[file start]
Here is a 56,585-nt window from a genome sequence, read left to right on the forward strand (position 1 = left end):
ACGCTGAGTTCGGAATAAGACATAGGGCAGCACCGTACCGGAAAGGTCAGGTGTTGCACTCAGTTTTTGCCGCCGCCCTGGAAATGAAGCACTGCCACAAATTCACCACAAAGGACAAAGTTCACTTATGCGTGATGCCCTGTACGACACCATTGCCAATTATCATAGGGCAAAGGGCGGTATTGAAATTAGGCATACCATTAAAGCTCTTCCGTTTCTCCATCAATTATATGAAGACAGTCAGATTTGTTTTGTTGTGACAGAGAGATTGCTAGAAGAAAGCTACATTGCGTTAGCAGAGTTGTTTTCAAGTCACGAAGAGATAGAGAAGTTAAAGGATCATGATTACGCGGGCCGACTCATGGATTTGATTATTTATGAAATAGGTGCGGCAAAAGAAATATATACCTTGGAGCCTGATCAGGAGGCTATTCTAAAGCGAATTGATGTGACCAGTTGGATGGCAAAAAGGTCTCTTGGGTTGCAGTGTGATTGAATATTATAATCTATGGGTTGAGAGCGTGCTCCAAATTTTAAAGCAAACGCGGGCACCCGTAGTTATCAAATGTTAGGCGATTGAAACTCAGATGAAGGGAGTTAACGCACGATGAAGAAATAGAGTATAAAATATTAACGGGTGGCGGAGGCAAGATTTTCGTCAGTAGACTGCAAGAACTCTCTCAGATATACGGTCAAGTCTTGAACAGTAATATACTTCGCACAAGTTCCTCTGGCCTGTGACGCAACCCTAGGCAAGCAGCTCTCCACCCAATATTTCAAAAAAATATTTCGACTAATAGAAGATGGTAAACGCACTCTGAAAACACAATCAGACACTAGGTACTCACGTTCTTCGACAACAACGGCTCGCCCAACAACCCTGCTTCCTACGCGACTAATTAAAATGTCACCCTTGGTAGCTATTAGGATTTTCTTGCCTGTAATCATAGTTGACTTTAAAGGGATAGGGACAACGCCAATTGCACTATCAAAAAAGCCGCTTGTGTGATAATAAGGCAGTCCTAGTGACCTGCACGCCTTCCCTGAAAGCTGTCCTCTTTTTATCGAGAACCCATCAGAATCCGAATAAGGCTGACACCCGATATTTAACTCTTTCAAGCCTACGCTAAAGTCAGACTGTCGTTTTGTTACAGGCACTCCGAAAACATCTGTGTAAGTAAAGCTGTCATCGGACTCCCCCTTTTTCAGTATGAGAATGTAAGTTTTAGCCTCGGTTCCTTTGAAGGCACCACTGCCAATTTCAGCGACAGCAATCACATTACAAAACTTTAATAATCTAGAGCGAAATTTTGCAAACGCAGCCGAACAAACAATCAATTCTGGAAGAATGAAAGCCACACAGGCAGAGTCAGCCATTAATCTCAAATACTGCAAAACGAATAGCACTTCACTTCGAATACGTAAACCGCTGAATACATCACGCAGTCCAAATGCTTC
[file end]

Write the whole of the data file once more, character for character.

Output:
Here is a 56,585-nt window from a genome sequence, read left to right on the forward strand (position 1 = left end):
ACGCTGAGTTCGGAATAAGACATAGGGCAGCACCGTACCGGAAAGGTCAGGTGTTGCACTCAGTTTTTGCCGCCGCCCTGGAAATGAAGCACTGCCACAAATTCACCACAAAGGACAAAGTTCACTTATGCGTGATGCCCTGTACGACACCATTGCCAATTATCATAGGGCAAAGGGCGGTATTGAAATTAGGCATACCATTAAAGCTCTTCCGTTTCTCCATCAATTATATGAAGACAGTCAGATTTGTTTTGTTGTGACAGAGAGATTGCTAGAAGAAAGCTACATTGCGTTAGCAGAGTTGTTTTCAAGTCACGAAGAGATAGAGAAGTTAAAGGATCATGATTACGCGGGCCGACTCATGGATTTGATTATTTATGAAATAGGTGCGGCAAAAGAAATATATACCTTGGAGCCTGATCAGGAGGCTATTCTAAAGCGAATTGATGTGACCAGTTGGATGGCAAAAAGGTCTCTTGGGTTGCAGTGTGATTGAATATTATAATCTATGGGTTGAGAGCGTGCTCCAAATTTTAAAGCAAACGCGGGCACCCGTAGTTATCAAATGTTAGGCGATTGAAACTCAGATGAAGGGAGTTAACGCACGATGAAGAAATAGAGTATAAAATATTAACGGGTGGCGGAGGCAAGATTTTCGTCAGTAGACTGCAAGAACTCTCTCAGATATACGGTCAAGTCTTGAACAGTAATATACTTCGCACAAGTTCCTCTGGCCTGTGACGCAACCCTAGGCAAGCAGCTCTCCACCCAATATTTCAAAAAAATATTTCGACTAATAGAAGATGGTAAACGCACTCTGAAAACACAATCAGACACTAGGTACTCACGTTCTTCGACAACAACGGCTCGCCCAACAACCCTGCTTCCTACGCGACTAATTAAAATGTCACCCTTGGTAGCTATTAGGATTTTCTTGCCTGTAATCATAGTTGACTTTAAAGGGATAGGGACAACGCCAATTGCACTATCAAAAAAGCCGCTTGTGTGATAATAAGGCAGTCCTAGTGACCTGCACGCCTTCCCTGAAAGCTGTCCTCTTTTTATCGAGAACCCATCAGAATCCGAATAAGGCTGACACCCGATATTTAACTCTTTCAAGCCTACGCTAAAGTCAGACTGTCGTTTTGTTACAGGCACTCCGAAAACATCTGTGTAAGTAAAGCTGTCATCGGACTCCCCCTTTTTCAGTATGAGAATGTAAGTTTTAGCCTCGGTTCCTTTGAAGGCACCACTGCCAATTTCAGCGACAGCAATCACATTACAAAACTTTAATAATCTAGAGCGAAATTTTGCAAACGCAGCCGAACAAACAATCAATTCTGGAAGAATGAAAGCCACACAGGCAGAGTCAGCCATTAATCTCAAATACTGCAAAACGAATAGCACTTCACTTCGAATACGTAAACCGCTGAATACATCACGCAGTCCAAATGCTTC